The orchestra will help ticketholders get into the spooky spirit of the Halloween season with a concert titled "Gothic Midnight" featuring Ukranian pianist Dmytro Choni as soloist.
The program will include Johann Sebastian Bach's "Toccata and Fugue in D Minor," Franz Liszt's "Piano Concerto No. 1" and Hector Berlioz's "Symphonie Fantastique."
"'Symphonie Fantastique' has the 'Dream of a Witches' Sabbath,' and it's just basically like an acid trip in the 19th century," Mickelthwate said. "Bach's 'Toccata and Fugue in D Minor' is a little bit like when you see Count Dracula (in the movies) and there's an organ ... just very Baroque and dramatic.
"Then, Liszt was considered himself like the devil, so it's this whole combination of pieces that were, in the 19th century at least, associated with the underworld."
8. Mariachi Los Camperos
When: 8 p.m. Jan. 26-27, 2024.
The Grammy-winning group Mariachi Los Camperos will return to the Sooner State in early 2024 for another lively pair of Pops concerts. A favorite of OKC Philharmonic patrons, the venerable Los Angeles-based ensemble last performed with the local orchestra in 2020.
Considered a visionary who took mariachi performances out of cantinas and into concert halls, Natividad “Nati” Cano founded Mariachi Los Camperos in 1961, and three years later, his group became the first mariachi ensemble to perform at New York’s Carnegie Hall.
The band collaborated with Linda Ronstadt on her 1987 landmark album “Canciones de Mi Padre” and the 1992 sequel, “Mas Canciones" and toured with the singer nationwide. Mariachi Los Camperos has recorded and performed with many other artists, including Pedro Fernandez, Pepe Aguilar and Luis Miguel.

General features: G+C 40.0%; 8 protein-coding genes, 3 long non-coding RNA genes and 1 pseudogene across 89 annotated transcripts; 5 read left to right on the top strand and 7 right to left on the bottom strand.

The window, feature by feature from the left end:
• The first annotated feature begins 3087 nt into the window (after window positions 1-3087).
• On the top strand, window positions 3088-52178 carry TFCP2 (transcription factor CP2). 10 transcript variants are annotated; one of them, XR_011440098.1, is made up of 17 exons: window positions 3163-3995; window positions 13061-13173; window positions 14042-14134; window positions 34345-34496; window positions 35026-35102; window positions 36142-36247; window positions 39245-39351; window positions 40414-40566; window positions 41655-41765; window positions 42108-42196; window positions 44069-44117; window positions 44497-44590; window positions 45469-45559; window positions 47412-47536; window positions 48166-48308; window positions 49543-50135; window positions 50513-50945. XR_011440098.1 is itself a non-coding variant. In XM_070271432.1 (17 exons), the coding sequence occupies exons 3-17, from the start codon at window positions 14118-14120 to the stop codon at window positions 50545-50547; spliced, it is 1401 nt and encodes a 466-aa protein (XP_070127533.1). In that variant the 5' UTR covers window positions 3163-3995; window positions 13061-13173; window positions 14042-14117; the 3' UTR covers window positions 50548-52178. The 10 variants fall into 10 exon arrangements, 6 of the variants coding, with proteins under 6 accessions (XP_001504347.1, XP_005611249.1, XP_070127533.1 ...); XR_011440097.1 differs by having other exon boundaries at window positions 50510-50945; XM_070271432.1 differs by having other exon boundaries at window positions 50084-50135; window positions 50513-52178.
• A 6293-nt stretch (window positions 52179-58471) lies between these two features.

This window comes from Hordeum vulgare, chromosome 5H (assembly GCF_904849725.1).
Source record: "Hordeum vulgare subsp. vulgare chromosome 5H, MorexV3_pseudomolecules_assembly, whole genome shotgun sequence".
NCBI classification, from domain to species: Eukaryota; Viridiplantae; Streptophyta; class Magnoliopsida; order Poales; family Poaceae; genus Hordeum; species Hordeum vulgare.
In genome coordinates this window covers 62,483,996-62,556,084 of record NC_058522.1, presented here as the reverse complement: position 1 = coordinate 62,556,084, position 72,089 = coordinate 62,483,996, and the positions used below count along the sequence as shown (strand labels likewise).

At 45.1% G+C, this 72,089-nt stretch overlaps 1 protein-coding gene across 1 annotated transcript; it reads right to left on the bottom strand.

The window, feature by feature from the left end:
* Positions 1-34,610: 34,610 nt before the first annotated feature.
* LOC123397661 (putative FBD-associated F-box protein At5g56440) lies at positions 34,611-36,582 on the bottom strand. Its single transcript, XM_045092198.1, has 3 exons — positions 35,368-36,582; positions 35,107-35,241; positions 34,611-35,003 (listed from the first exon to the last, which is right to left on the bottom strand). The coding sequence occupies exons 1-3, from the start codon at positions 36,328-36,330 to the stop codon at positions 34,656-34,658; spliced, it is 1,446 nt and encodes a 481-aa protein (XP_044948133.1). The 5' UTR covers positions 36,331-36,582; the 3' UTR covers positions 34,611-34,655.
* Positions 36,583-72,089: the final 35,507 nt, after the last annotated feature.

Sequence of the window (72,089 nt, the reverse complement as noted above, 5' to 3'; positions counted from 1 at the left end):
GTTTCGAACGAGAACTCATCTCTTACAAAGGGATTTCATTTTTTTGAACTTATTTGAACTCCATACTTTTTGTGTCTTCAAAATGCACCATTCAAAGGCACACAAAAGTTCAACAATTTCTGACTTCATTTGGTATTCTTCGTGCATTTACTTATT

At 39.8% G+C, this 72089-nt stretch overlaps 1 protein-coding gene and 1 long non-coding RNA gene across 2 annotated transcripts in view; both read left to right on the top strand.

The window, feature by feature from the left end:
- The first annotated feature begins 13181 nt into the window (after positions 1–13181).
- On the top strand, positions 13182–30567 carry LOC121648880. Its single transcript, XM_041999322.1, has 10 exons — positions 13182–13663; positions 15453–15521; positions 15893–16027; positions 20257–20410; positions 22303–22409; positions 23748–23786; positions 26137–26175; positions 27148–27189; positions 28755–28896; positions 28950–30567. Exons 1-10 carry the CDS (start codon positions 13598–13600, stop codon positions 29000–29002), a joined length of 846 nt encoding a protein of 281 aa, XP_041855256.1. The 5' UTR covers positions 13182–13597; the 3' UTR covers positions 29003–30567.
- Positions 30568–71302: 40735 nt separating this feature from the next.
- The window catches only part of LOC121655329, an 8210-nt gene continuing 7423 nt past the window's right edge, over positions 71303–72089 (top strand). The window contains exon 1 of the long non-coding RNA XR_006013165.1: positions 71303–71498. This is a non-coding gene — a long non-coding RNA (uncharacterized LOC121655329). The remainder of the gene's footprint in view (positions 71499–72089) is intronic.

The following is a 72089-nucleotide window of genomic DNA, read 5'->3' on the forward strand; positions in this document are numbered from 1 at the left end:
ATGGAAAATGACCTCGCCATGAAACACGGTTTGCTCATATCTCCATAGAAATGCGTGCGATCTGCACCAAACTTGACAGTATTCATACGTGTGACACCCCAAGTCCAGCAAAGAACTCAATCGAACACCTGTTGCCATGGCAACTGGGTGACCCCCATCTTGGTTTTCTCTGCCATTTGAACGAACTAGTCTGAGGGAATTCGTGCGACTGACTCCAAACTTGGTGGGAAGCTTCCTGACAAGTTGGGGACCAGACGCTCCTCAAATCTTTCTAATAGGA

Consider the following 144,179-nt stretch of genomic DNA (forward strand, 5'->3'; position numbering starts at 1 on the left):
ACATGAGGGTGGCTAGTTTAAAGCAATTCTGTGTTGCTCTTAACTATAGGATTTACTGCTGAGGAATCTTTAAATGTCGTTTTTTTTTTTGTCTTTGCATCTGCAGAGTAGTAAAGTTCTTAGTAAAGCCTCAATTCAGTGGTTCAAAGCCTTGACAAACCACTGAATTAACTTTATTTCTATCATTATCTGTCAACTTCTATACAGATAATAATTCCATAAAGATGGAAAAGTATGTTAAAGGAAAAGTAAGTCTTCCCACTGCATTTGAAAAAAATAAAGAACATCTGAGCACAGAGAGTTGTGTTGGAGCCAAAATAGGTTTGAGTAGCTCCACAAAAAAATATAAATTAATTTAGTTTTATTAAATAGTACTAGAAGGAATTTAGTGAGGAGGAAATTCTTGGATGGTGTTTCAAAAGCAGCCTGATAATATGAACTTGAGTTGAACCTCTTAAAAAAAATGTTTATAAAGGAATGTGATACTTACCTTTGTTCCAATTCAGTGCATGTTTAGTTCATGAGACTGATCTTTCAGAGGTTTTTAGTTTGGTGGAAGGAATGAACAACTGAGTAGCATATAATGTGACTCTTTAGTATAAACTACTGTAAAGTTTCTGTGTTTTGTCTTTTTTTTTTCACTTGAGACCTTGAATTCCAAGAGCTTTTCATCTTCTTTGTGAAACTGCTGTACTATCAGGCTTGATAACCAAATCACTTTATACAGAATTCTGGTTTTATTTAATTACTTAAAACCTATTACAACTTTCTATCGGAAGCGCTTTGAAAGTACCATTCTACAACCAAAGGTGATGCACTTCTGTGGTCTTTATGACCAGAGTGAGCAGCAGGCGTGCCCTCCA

9. An evening of Brahms with Benjamin Schmid
When: 8 p.m. Feb. 3, 2024.
The OKC Philharmonic also will reteam with Viennese-born violinist Benjamin Schmid, who previously worked with the orchestra on the 2019 Classics program "Italian Gems," performing Niccolò Paganini's "Violin Concerto No. 2 in B Minor, Op. 7"
"When he did the Paganini, I couldn't believe how ... he made it speak. It was just amazing. So, it's like, 'Gosh, what would he do with a Brahms?'" Mickelthwate said.
Along with tapping Johannes Brahms' "Violin Concerto" to spotlight Schmid, Mickelthwate has lined up a full evening of the German composer's works, including his "Hungarian Dance No. 4" and "Symphony No. 3."
10. 'Chinatown to La La Land'
When: 8 p.m. Nov. 3-4.
The philharmonic opens its Pops series with a cinematic program devised and conducted by Golden Globe-nominated composer Brian Byrne, an Irishman now based in rural Oklahoma.
In 2003, Byrne moved from his native Ireland to Los Angeles to develop his career as a film and television composer. He has worked as a composer, conductor, arranger, songwriter, producer and pianist on a wide range of projects, including the Amazon series "Modern Love" and the movies "Sex and the City 2," "In America" and "A Most Violent Year."
He earned a Golden Globe nod for writing the music to the song "Lay Your Head Down" for the 2011 period drama "Albert Nobbs"; he shared the nomination with Glenn Close, who not only penned the lyrics but also garnered Golden Globe and Oscar nominations for playing the lead role.
Byrne's wife, lyricist Kasey Jones, is a Paoli native who also relocated to L.A. in 2003. They wed in Oklahoma in 2006 but continued to live in L.A. until about six years ago, when they settled in Purcell.
"I'm so happy to have Brian Byrne back conducting, but also he's in charge of that program. So, he's tapping into his Hollywood connections," Mickelthwate said.
This article originally appeared on Oklahoman: OKC Philharmonic launches 35th season: See Labor Day concert, schedule